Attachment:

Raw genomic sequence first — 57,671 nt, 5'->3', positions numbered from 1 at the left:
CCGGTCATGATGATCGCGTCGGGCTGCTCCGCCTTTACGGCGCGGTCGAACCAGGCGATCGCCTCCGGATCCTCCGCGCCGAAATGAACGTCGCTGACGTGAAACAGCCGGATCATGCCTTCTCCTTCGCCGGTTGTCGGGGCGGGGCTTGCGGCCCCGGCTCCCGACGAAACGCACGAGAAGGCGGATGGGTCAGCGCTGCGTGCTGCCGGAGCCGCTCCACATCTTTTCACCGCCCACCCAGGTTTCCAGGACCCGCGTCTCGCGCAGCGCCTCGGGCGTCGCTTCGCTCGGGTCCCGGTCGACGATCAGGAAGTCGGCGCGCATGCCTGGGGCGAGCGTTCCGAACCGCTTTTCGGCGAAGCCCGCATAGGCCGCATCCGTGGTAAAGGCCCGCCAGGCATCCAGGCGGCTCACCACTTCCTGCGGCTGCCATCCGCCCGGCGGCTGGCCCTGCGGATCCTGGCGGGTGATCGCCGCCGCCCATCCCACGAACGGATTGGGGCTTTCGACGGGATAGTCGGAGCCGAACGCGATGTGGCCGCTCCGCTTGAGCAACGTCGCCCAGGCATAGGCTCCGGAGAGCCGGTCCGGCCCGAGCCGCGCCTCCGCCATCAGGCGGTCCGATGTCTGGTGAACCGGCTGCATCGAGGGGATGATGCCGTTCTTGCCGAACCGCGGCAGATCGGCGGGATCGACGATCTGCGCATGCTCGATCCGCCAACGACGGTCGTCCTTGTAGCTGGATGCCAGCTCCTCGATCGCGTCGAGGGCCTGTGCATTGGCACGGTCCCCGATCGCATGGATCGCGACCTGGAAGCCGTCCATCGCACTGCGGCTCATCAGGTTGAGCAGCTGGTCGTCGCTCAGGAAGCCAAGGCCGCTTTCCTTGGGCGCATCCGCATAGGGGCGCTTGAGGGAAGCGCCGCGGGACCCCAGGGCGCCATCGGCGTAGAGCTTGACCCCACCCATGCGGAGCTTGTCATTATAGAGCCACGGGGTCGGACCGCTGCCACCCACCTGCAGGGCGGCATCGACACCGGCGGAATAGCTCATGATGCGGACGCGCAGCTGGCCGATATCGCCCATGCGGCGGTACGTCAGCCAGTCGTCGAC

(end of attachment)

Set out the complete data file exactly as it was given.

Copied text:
Raw genomic sequence first — 57,671 nt, 5'->3', positions numbered from 1 at the left:
CCGGTCATGATGATCGCGTCGGGCTGCTCCGCCTTTACGGCGCGGTCGAACCAGGCGATCGCCTCCGGATCCTCCGCGCCGAAATGAACGTCGCTGACGTGAAACAGCCGGATCATGCCTTCTCCTTCGCCGGTTGTCGGGGCGGGGCTTGCGGCCCCGGCTCCCGACGAAACGCACGAGAAGGCGGATGGGTCAGCGCTGCGTGCTGCCGGAGCCGCTCCACATCTTTTCACCGCCCACCCAGGTTTCCAGGACCCGCGTCTCGCGCAGCGCCTCGGGCGTCGCTTCGCTCGGGTCCCGGTCGACGATCAGGAAGTCGGCGCGCATGCCTGGGGCGAGCGTTCCGAACCGCTTTTCGGCGAAGCCCGCATAGGCCGCATCCGTGGTAAAGGCCCGCCAGGCATCCAGGCGGCTCACCACTTCCTGCGGCTGCCATCCGCCCGGCGGCTGGCCCTGCGGATCCTGGCGGGTGATCGCCGCCGCCCATCCCACGAACGGATTGGGGCTTTCGACGGGATAGTCGGAGCCGAACGCGATGTGGCCGCTCCGCTTGAGCAACGTCGCCCAGGCATAGGCTCCGGAGAGCCGGTCCGGCCCGAGCCGCGCCTCCGCCATCAGGCGGTCCGATGTCTGGTGAACCGGCTGCATCGAGGGGATGATGCCGTTCTTGCCGAACCGCGGCAGATCGGCGGGATCGACGATCTGCGCATGCTCGATCCGCCAACGACGGTCGTCCTTGTAGCTGGATGCCAGCTCCTCGATCGCGTCGAGGGCCTGTGCATTGGCACGGTCCCCGATCGCATGGATCGCGACCTGGAAGCCGTCCATCGCACTGCGGCTCATCAGGTTGAGCAGCTGGTCGTCGCTCAGGAAGCCAAGGCCGCTTTCCTTGGGCGCATCCGCATAGGGGCGCTTGAGGGAAGCGCCGCGGGACCCCAGGGCGCCATCGGCGTAGAGCTTGACCCCACCCATGCGGAGCTTGTCATTATAGAGCCACGGGGTCGGACCGCTGCCACCCACCTGCAGGGCGGCATCGACACCGGCGGAATAGCTCATGATGCGGACGCGCAGCTGGCCGATATCGCCCATGCGGCGGTACGTCAGCCAGTCGTCGAC